In the vacuum where an effective form of pubic assistance could exist, there is always room for a predatory private company to step in. Recently, the New York Times reported that private equity firms including Blackstone are investing in companies that offer a very particular and lucrative kind of payday loan—massive cash advances to recently incarcerated people whose convictions have been overturned. As DNA evidence and social justice organizations have helped to get the wrongfully convicted out of jail in larger numbers, those people are often dumped out onto the street after decades behind bars, and face a long road to possibly massive civil lawsuit payouts. Now, companies like USClaims have been cold-calling attorneys and offering hundreds of thousands of dollars to recently released New Yorkers in anticipation of large payments down the road.
“If prisoners fail to collect a payout, the advance is essentially forgiven,” The Times reports. “But if the claims come through, which they usually do, the company makes a healthy profit when the exoneree pays in full, often from a settlement that far outstrips the size of the debt.”
What’s more, the paper notes, these lenders can charge for more interest than the state’s 25 percent cap because the firms argue that the terms of their deals mean they shouldn’t really be regulated as conventional loans. All of which essentially means New Yorkers’ tax dollars from state and city payouts are being funneled back to private firms in the form of, in one instance, $300,000 interest fees.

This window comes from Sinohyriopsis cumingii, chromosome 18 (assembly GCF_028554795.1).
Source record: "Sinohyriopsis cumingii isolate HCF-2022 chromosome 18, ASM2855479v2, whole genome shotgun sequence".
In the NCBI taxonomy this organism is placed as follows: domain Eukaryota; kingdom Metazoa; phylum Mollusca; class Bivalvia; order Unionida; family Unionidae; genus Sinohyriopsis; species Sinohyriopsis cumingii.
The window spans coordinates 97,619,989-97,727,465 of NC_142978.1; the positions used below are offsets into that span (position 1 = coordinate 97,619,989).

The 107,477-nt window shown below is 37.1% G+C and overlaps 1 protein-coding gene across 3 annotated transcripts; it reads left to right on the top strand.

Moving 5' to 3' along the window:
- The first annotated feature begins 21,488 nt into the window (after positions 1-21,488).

Here’s what else is going on:
According to state comptroller Tom DiNapoli, the MTA would have to raise fares by 79 cents to bring the system back to pre-pandemic revenue levels.
A new City Council bill would require members to disclose to the City’s Conflicts of Interest Board whether they live in a rent-stabilized apartment—a piece of political pageantry intended to bolster the argument upper-class New Yorkers disproportionately benefit from rent regulation laws.
For a bid starting at $15,000, you can own the crumbling, rusty barge where De Blasio hosted ethically murky political events.